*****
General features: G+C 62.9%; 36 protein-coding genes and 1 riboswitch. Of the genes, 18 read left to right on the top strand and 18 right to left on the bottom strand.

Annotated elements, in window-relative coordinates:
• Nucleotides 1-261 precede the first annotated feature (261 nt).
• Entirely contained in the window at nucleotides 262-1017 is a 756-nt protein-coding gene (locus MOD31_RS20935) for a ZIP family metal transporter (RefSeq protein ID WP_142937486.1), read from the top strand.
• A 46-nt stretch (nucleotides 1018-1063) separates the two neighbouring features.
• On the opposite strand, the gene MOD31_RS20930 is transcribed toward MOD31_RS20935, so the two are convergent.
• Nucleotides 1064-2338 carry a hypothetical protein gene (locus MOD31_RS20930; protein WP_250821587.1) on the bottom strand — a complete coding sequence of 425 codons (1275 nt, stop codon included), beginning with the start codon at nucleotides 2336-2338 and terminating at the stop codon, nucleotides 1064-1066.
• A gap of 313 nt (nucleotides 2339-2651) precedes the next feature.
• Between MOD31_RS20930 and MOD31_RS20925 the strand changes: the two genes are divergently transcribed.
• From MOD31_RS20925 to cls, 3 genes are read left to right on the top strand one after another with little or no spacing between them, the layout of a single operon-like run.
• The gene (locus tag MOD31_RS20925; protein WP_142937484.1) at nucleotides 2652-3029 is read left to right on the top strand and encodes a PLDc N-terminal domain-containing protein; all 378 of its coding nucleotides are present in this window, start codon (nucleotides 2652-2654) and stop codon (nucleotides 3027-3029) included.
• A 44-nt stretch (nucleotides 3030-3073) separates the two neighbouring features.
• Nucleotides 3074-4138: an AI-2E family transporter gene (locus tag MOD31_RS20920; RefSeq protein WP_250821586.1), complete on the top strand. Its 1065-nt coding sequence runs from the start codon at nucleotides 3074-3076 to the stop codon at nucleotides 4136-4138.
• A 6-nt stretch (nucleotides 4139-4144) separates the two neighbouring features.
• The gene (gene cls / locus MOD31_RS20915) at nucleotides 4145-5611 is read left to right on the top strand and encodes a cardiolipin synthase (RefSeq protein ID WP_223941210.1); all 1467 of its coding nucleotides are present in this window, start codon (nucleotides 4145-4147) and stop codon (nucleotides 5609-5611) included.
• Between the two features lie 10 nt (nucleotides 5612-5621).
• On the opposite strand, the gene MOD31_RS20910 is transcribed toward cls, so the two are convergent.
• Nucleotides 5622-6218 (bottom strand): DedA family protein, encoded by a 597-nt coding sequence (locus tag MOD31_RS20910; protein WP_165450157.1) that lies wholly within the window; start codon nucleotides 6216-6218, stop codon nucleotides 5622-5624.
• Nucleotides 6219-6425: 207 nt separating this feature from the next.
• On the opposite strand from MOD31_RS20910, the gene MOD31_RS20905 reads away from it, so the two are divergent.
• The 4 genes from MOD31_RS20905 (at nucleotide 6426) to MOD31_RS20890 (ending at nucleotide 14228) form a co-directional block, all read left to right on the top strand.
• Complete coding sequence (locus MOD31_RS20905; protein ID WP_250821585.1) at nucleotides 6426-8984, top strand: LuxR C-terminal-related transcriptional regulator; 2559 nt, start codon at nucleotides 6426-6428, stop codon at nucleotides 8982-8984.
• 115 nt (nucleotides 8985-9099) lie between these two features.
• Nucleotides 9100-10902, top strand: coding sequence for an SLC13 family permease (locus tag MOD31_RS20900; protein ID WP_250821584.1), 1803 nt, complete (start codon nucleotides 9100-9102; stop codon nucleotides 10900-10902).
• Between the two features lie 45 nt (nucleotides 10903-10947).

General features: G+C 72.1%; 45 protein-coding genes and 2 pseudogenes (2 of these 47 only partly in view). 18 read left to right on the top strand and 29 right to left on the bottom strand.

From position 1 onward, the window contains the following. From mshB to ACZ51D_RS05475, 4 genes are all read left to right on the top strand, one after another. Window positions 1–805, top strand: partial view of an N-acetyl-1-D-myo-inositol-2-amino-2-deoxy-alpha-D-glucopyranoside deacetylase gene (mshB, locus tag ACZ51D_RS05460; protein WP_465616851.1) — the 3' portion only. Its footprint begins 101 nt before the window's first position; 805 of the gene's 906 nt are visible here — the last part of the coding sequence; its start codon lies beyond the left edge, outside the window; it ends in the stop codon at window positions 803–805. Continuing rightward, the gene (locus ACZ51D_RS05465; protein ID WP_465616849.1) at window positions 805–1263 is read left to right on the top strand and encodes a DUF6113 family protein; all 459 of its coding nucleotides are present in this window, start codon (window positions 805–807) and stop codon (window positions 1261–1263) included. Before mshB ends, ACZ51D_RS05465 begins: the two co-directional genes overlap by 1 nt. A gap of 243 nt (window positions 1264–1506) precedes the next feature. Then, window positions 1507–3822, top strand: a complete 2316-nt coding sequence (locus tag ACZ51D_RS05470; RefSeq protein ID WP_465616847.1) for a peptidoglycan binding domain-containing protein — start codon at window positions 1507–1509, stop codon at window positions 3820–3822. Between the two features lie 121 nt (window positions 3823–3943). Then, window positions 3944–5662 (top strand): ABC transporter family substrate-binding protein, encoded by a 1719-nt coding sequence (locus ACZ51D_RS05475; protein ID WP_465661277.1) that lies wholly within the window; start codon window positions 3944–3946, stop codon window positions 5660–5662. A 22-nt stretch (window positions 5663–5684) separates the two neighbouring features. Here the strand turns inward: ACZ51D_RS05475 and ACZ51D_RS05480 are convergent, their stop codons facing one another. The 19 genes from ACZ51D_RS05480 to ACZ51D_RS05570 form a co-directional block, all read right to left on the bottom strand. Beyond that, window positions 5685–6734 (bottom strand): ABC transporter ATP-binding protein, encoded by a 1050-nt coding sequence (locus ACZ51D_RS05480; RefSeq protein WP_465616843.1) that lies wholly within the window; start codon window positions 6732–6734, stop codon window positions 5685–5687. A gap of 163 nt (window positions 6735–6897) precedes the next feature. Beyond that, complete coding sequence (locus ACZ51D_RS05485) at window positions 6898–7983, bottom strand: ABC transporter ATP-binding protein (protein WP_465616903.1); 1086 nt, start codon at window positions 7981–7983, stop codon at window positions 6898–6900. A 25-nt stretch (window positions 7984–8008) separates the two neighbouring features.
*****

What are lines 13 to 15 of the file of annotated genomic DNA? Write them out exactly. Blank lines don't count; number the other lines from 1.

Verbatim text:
• Nucleotides 3074-4138: an AI-2E family transporter gene (locus tag MOD31_RS20920; RefSeq protein WP_250821586.1), complete on the top strand. Its 1065-nt coding sequence runs from the start codon at nucleotides 3074-3076 to the stop codon at nucleotides 4136-4138.
• A 6-nt stretch (nucleotides 4139-4144) separates the two neighbouring features.
• The gene (gene cls / locus MOD31_RS20915) at nucleotides 4145-5611 is read left to right on the top strand and encodes a cardiolipin synthase (RefSeq protein ID WP_223941210.1); all 1467 of its coding nucleotides are present in this window, start codon (nucleotides 4145-4147) and stop codon (nucleotides 5609-5611) included.